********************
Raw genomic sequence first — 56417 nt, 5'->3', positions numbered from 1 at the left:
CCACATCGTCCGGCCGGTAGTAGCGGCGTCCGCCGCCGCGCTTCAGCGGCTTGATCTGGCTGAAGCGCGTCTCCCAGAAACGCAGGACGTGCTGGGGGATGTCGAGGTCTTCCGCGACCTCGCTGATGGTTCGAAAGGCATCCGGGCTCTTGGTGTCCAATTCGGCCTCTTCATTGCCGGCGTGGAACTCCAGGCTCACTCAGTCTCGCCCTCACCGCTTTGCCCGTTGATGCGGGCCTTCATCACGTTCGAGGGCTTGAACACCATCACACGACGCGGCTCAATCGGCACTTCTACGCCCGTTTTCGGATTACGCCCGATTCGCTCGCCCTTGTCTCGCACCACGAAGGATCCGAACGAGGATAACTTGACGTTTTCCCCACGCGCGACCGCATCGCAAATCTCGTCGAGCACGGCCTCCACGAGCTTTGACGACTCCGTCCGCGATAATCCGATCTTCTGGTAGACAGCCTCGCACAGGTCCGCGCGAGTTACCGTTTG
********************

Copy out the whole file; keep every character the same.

Raw genomic sequence first — 56417 nt, 5'->3', positions numbered from 1 at the left:
CCACATCGTCCGGCCGGTAGTAGCGGCGTCCGCCGCCGCGCTTCAGCGGCTTGATCTGGCTGAAGCGCGTCTCCCAGAAACGCAGGACGTGCTGGGGGATGTCGAGGTCTTCCGCGACCTCGCTGATGGTTCGAAAGGCATCCGGGCTCTTGGTGTCCAATTCGGCCTCTTCATTGCCGGCGTGGAACTCCAGGCTCACTCAGTCTCGCCCTCACCGCTTTGCCCGTTGATGCGGGCCTTCATCACGTTCGAGGGCTTGAACACCATCACACGACGCGGCTCAATCGGCACTTCTACGCCCGTTTTCGGATTACGCCCGATTCGCTCGCCCTTGTCTCGCACCACGAAGGATCCGAACGAGGATAACTTGACGTTTTCCCCACGCGCGACCGCATCGCAAATCTCGTCGAGCACGGCCTCCACGAGCTTTGACGACTCCGTCCGCGATAATCCGATCTTCTGGTAGACAGCCTCGCACAGGTCCGCGCGAGTTACCGTTTG